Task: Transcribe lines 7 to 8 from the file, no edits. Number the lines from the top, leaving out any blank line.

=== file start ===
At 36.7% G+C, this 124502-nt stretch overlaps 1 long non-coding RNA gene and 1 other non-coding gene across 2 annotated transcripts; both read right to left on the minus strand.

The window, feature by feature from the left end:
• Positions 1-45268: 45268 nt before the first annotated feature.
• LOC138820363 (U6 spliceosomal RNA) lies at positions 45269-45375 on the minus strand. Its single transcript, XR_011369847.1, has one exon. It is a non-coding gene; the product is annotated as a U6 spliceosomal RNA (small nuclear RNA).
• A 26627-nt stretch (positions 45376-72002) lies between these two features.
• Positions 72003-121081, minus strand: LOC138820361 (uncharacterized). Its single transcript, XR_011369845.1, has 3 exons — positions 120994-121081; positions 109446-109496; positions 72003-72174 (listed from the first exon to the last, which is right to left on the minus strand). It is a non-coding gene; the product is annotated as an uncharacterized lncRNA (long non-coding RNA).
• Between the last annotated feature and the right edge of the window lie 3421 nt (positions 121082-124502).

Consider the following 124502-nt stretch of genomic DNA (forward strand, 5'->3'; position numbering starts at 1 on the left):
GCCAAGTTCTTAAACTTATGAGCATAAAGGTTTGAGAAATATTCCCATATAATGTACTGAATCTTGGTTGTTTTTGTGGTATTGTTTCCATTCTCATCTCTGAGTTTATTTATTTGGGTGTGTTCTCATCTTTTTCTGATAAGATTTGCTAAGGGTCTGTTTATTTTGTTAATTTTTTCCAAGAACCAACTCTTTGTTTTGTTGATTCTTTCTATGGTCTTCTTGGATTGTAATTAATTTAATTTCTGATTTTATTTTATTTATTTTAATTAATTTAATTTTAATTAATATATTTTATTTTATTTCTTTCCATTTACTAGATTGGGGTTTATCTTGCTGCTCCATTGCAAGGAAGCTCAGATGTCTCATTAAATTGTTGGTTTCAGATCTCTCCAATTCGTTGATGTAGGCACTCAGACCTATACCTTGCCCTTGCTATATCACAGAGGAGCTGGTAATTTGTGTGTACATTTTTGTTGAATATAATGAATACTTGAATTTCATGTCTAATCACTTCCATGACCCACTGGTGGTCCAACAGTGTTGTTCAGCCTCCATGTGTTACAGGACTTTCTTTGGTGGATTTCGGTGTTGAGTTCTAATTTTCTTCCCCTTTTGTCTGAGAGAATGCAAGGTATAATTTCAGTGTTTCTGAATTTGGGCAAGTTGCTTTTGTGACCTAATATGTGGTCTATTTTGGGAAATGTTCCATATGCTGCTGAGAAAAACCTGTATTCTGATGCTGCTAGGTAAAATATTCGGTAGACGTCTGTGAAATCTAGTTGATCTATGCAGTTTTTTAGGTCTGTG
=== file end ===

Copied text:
• Between the last annotated feature and the right edge of the window lie 3421 nt (positions 121082-124502).

Consider the following 124502-nt stretch of genomic DNA (forward strand, 5'->3'; position numbering starts at 1 on the left):